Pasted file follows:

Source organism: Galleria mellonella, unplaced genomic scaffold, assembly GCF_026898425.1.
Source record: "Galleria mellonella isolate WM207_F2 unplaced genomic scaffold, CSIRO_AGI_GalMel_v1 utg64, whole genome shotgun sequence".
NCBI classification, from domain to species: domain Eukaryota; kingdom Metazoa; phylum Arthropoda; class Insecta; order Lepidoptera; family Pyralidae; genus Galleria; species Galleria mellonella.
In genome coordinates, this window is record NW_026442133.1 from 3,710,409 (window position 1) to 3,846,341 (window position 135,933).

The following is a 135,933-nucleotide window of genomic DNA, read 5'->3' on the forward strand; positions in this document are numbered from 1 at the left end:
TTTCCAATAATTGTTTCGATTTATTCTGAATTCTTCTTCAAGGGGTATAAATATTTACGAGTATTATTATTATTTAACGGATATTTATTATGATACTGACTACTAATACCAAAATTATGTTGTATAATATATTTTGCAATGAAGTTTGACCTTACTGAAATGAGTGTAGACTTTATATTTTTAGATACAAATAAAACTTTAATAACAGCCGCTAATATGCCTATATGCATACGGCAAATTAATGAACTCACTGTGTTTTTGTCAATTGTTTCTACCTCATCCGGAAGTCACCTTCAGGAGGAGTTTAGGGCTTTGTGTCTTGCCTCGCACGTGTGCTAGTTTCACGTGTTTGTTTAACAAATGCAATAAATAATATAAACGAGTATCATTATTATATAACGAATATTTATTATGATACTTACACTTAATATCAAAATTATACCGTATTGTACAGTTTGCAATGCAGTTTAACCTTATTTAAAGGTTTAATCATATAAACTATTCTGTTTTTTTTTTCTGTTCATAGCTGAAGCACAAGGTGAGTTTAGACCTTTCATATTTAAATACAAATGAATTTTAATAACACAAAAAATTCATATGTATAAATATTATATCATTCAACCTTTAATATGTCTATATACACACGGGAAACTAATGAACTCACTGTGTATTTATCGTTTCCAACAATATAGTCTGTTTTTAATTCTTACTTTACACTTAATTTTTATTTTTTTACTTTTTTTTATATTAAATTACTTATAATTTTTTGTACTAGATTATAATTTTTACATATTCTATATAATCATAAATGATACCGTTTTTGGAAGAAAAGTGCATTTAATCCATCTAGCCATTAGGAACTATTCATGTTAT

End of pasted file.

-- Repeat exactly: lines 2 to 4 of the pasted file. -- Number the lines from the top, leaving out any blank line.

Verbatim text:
Source record: "Galleria mellonella isolate WM207_F2 unplaced genomic scaffold, CSIRO_AGI_GalMel_v1 utg64, whole genome shotgun sequence".
NCBI classification, from domain to species: domain Eukaryota; kingdom Metazoa; phylum Arthropoda; class Insecta; order Lepidoptera; family Pyralidae; genus Galleria; species Galleria mellonella.
In genome coordinates, this window is record NW_026442133.1 from 3,710,409 (window position 1) to 3,846,341 (window position 135,933).